I was going to entitle this piece “I once met Uffa Fox” but then thought that most people would never have heard of him . . . . . .hence my reference to tall ships, with which you may be more familiar.
The unusual name Uffa was in fact not a nickname but the one that he was he was christened with. He was one of my boyhood heroes. He was born in 1898 on the Isle of Wight and grew up on the Cowes waterfront. I suppose that he was best known as a boat designer and builder, he was a successful yacht and dinghy racer and took his knowledge and concepts to designing the very first planing racing dinghy, proving his designs by practical demonstrations. In 1928, racing his International Fourteen Footer in 57 starts gained 52 first places, two seconds and three thirds including winning the Prince of Wales Cup. He was forever coming up with new ideas.
During the Second World War he conceived the idea of the Airborne Lifeboat designed to be carried beneath aeroplanes and dropped by parachute to survivors of ditched aircraft. It had sails, engine, survival kit and an instruction book on how to sail. Years later when he was caught by Eamon Andrews for ‘This is Your Life’ he was confronted by dozens of aircrews who owed their lives to his invention.
He was a total eccentric, a wonderful raconteur and a fine singer of sea shanties (his CD of some of his singing is available on the RNLI website). He became a close friend and sailing companion of Prince Philip, the Duke of Edinburgh and taught Charles and Anne to sail and photos of the Royals racing on the Dragon, “Bluebottle” and the Flying Fifteen, “Coweslip” with Uffa were everyday fodder to the media. He was married three times and his last was in 1958 when he married a French lady named Yvonne Bernard was typically Uffa. He spoke no French and Yvonne no English. (I just realised that that could be the recipe for a successful marriage, if Yvonne had been the first she may have been his only bride)
In the 1960’s I had been involved as an instructor with the Duke of Edinburgh’s Award Scheme in both sailing and climbing. I later became a volunteer instructor in both pursuits with the Outward Bound Trust which is also closely associated with Prince Philip and in about 1968 I volunteered as an instructor on one of the Tall Ships Trust’s Schooners and sailed on the Sir Winston Churchill and The Malcolm Miller, navigating in a couple of Tall Ship Races, once to Malaga and then later to Vigo, on the Atlantic coast of Spain. On the Vigo trip we called in at Cowes where Prince Philip accompanied by Uffa came on board to greet us.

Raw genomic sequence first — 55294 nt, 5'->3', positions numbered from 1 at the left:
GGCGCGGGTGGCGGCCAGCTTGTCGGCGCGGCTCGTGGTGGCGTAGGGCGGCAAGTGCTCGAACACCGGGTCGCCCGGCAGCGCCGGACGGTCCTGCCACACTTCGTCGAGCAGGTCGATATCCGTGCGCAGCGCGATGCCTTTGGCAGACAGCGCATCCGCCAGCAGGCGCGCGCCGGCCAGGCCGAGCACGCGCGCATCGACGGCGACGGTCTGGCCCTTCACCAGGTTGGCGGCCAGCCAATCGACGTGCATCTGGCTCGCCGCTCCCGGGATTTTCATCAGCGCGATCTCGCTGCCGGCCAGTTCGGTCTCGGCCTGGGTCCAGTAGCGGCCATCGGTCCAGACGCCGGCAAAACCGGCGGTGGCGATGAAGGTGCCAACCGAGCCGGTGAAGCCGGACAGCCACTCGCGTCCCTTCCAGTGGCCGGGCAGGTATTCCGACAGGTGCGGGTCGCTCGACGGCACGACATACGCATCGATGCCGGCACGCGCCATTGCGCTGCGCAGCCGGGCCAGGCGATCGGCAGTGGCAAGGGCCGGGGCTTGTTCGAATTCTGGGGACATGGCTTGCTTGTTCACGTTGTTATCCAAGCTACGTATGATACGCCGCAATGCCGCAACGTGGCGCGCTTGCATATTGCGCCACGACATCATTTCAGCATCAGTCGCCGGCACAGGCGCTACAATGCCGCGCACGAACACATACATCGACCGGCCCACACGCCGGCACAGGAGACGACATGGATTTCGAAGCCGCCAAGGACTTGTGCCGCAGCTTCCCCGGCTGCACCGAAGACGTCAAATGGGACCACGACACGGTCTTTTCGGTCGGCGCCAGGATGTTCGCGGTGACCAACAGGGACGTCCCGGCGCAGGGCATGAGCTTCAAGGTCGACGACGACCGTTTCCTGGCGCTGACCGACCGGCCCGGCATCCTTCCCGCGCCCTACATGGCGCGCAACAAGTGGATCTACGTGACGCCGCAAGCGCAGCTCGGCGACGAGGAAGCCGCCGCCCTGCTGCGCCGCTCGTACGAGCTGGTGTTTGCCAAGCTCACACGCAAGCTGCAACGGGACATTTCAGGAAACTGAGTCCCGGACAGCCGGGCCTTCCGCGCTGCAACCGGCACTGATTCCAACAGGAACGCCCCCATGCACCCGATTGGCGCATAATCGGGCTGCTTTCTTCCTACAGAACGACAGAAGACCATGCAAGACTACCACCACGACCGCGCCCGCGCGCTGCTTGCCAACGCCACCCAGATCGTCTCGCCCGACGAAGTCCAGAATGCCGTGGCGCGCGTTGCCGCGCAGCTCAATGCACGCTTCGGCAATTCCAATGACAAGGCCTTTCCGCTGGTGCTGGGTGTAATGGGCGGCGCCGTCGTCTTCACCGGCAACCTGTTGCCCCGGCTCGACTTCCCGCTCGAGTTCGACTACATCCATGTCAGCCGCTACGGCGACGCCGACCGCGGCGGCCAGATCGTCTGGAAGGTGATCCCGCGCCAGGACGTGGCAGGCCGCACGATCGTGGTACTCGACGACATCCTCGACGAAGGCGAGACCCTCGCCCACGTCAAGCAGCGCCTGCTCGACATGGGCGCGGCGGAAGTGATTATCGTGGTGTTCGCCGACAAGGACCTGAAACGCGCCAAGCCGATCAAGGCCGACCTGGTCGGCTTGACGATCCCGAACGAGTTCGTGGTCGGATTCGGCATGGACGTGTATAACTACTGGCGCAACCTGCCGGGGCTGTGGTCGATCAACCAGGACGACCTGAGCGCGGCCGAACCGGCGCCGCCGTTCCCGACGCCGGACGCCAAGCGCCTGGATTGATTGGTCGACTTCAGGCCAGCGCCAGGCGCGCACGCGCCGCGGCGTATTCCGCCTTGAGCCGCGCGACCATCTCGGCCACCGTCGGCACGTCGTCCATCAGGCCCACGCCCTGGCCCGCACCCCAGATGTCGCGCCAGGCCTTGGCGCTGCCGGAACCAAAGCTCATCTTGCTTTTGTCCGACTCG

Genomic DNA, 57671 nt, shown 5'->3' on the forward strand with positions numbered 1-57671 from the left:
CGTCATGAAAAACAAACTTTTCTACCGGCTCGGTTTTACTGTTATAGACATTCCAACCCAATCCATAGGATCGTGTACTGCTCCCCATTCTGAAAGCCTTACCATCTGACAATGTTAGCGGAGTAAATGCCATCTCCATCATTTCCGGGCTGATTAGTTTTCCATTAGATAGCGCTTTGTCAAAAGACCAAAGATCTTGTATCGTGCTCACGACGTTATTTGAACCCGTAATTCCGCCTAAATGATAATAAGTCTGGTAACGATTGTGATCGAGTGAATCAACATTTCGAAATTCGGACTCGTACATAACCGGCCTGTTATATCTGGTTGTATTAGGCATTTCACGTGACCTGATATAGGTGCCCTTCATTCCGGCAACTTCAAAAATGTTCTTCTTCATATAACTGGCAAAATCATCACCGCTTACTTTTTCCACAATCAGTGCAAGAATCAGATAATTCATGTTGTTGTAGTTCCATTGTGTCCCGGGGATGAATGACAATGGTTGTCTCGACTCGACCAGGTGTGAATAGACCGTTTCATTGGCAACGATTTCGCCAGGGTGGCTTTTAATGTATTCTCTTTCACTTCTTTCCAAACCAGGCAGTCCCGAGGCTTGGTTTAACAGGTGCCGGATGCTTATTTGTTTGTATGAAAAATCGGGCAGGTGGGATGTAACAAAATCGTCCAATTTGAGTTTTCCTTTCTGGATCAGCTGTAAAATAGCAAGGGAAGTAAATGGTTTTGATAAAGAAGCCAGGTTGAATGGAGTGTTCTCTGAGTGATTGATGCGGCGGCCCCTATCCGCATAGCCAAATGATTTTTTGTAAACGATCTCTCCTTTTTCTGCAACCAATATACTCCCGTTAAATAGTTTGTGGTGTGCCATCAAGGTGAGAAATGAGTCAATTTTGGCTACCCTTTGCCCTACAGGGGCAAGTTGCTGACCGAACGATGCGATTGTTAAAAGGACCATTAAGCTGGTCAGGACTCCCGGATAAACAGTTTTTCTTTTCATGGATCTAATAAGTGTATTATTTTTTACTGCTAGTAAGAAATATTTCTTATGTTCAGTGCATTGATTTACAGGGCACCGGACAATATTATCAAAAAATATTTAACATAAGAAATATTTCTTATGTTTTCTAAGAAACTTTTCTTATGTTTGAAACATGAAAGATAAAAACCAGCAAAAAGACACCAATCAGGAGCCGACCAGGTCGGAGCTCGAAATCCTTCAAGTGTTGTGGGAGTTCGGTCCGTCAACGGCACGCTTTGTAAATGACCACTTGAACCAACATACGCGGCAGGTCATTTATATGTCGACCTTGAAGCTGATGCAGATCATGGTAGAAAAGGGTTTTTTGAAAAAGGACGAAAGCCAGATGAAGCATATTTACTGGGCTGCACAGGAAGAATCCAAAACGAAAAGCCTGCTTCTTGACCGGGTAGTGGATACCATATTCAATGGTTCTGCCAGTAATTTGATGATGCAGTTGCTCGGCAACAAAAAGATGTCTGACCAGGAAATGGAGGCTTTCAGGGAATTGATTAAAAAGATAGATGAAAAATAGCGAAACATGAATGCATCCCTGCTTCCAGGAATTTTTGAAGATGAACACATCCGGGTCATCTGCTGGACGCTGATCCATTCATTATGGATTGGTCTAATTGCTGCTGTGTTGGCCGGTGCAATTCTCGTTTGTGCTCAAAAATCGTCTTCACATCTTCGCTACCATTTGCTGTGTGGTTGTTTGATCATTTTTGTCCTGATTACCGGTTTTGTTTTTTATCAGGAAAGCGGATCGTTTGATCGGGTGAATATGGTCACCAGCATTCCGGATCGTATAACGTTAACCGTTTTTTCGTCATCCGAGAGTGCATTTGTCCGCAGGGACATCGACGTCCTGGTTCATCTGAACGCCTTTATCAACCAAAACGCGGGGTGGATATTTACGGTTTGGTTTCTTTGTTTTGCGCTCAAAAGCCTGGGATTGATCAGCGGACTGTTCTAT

I am not sure whether or not it was my fawning adulation of the great seafarer, or whether any crew member would have been invited but that evening I found myself at the Commodore’s House overlooking Cowes harbour, a house designed by Uffa from a 300 year old warehouse specifically for his old age, with a lift to all three floors and the roof garden. It had brightly painted balconies and looked as though it would be more at home in Portofino. I had one of Uffa’s books with me called “The Joys of Life” which he kindly inscribed for me. He was the author of more than eighteen books but I think that The Joy of Life really summed up the man, not merely as a yachtsman and designer but as a writer, philosopher and larger than life character, the likes of which will never be seen again. Uffa Fox (1898 – 1972), gone to Davy Jones Locker but still dancing and singing on Fiddlers Green.
To my sorrow my memories of that evening in the company of the great man have somewhat misted over in a haze of pink gin and sea shanties but I can be very pleased that we both enjoyed the evening and each other’s company as fellow seafarers. You have the con . . . . . .